Blog post by Councilmember Mike O’Brien
Urban density is important, especially for meeting our environmental goals as a city. The exercise of developing our Climate Action Plan over the past year has been one of ascertaining not if Seattle should develop into a denser city, but how. This includes shortening distances between where people live, work and play. When we do so, we drive less and reduce our carbon footprint.
As we’ve engaged the community over the past year, what we hear consistently—from residents, from other cities, from experts, and from environmental leaders on our own Green Ribbon Commission—is that we must center equity in our strategies for reaching our environmental goals.
I want the benefits that density brings to neighborhoods. I want people to be able to bike and walk to work. I want close-knit neighborhoods with active open spaces. But I want everyone to be able to access these neighborhoods.
Modest wage workers are increasingly unable to afford to live in the dense city we’re building. When families are forced move to nearby suburban cities where housing is affordable, they lose access to transit service and become more likely to drive, thereby increasing our collective carbon footprint.
I cannot support a vision sustainability that looks like wealthier people living in dense high-rises with modest wage workers living further out and relying on longer commutes (and likely living in less energy efficient housing).
My vision for a sustainable city includes those who currently live in Seattle sharing in the prosperity that comes with growth and denser development. In communities like the Rainier Valley, equitable development means helping immigrant business owners grow their business so that when land values go up, they have an opportunity to capture that value for their families and community and remain an important part of the fabric of our city. It means building a multi-cultural community center so existing communities become anchored in the neighborhood, share resources and create a neighborhood where they feel at home. These strategies must be part of our environmental community’s agenda. (See the report “Transit Oriented Development that is Healthy, Green and Just” and the Community Cornerstones program in the Office of Housing for more on these strategies.) These strategies will enable us to grow up into a denser, more sustainable city together, and to collectively reduce our carbon impacts rather than shifting emissions around.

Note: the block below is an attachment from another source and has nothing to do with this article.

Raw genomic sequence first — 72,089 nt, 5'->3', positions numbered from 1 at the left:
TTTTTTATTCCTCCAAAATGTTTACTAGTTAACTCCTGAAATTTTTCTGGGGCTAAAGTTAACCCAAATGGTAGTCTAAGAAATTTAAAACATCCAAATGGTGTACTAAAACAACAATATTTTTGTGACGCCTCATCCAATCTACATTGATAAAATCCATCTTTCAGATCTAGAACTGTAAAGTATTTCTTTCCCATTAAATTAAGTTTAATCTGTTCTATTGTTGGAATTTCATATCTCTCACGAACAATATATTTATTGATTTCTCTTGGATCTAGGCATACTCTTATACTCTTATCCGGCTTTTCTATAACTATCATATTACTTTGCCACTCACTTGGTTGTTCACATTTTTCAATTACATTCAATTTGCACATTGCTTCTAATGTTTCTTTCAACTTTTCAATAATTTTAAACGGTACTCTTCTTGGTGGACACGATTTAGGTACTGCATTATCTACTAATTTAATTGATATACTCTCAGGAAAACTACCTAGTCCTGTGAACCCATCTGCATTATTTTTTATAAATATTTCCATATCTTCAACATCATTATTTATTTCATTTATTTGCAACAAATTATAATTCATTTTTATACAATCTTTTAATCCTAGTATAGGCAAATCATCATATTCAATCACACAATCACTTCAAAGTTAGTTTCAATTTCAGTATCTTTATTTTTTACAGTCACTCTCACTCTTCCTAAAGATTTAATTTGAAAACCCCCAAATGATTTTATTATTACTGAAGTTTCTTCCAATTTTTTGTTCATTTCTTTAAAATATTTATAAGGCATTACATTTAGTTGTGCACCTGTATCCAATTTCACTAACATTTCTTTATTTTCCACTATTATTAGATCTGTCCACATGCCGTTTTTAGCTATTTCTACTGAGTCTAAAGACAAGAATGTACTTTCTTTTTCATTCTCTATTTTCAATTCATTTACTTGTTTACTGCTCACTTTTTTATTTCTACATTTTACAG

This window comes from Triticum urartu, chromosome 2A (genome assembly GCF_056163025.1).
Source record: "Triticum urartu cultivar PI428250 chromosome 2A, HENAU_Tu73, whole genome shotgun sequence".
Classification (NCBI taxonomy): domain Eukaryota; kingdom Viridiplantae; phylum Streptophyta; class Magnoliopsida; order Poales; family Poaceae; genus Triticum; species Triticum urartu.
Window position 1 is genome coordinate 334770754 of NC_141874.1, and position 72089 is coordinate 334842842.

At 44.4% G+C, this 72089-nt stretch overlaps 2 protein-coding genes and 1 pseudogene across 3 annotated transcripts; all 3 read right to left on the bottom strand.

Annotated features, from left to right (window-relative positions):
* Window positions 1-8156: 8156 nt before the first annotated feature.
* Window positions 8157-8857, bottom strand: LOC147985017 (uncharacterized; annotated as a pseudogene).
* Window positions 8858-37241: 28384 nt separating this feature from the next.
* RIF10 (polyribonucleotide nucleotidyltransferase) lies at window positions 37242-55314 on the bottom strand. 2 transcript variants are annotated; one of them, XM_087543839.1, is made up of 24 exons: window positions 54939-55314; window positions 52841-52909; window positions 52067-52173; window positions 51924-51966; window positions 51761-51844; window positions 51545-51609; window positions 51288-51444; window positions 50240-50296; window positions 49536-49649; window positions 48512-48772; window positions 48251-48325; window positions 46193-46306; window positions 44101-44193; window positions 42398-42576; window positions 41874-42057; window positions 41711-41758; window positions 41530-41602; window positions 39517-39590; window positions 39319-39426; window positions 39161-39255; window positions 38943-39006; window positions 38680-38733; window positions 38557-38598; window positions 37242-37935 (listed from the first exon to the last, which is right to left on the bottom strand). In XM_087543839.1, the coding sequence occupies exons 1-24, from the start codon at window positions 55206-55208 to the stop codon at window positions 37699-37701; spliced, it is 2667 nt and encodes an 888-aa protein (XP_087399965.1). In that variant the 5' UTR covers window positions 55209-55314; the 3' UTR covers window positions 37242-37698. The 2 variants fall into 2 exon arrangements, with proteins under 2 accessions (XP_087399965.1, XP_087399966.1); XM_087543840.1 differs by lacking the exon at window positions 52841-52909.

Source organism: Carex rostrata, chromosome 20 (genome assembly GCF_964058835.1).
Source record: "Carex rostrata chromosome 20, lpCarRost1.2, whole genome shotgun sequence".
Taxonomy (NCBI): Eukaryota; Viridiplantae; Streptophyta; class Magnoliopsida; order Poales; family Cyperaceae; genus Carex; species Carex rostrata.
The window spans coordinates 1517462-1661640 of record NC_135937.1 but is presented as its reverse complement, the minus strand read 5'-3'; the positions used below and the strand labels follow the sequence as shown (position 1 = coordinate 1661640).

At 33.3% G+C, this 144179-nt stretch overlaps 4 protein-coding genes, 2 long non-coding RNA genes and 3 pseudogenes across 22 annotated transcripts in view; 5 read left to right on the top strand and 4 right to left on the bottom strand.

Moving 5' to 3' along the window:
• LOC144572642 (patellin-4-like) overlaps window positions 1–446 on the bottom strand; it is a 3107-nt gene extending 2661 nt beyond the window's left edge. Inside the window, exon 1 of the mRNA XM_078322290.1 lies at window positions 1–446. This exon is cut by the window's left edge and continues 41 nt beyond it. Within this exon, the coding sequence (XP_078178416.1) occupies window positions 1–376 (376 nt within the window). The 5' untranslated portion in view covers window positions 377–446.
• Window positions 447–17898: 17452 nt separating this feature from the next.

In a community like South Lake Union on the verge of significant redevelopment, one way to center equity is to ensure that modest wage workers have access to the job opportunities that are being development in the neighborhood. This means we need to consider local hire provisions in our public infrastructure work and connect vocational training programs with opportunities in the neighborhood to build pipelines into these opportunities.
Another way to center equity is to increase the supply of affordable workforce housing in South Lake Union so that more modest wage workers are able to live near where they work. I, along with several of my colleagues, are proposing a modest increase in the price developers pay for affordable housing in exchange for additional height and floor area accessed through our incentive zoning program. I am not proposing this out of some maliciousness towards developers or density. I am proposing this because our environmental goals require it. Our equity goals require it. And our city’s own Comprehensive Plan goals require it because we know that unless we ask for greater performance in the neighborhood, the currently proposed incentive zoning program will not put us on the path to meeting our affordable housing targets.
In response to this idea, I hear several of my friends in the environmental community and pro-density community making the case that affordable housing is good, but our strategy should be to simply increase the supply of housing. I’ve got an MBA and a background in finance, so I’m inclined to be sympathetic to this case—let the market do its work.
But it’s a more complex story than simple supply and demand. People want to live in our city. When we build great neighborhoods, even if expensive, more folks come. Apartments fill with new higher-wage technology workers imported to Seattle by firms like Amazon. We welcome their talent and are glad to have them working in our community. But, this phenomenon alters the supply and demand equation. We can build a huge supply, but prices in a desirable new neighborhood like South Lake Union won’t become affordable for modest wage workers for decades to come. We cannot wait 40 years for the housing stock to age. Entire generations of households will have left our city by then.
We must be more thoughtful in our approach to building the dense, sustainable city that many of us in the environmental community want. The public sector will continue to subsidize very low income housing for those in our community most in need, although sequestration and the federal budget issues we face will make this increasingly difficult. We must also continue to ask our private sector partners to help create the housing that allows modest wage workers to live and play near where they work.
I support 240 foot towers on the waterfront and would support additional height up to 160 feet in the Westlake “panhandle.” I support density and want to see South Lake Union developed with great density.
Centering equity does not run counter to our environmental goals, but instead helps make meeting our environmental goals possible.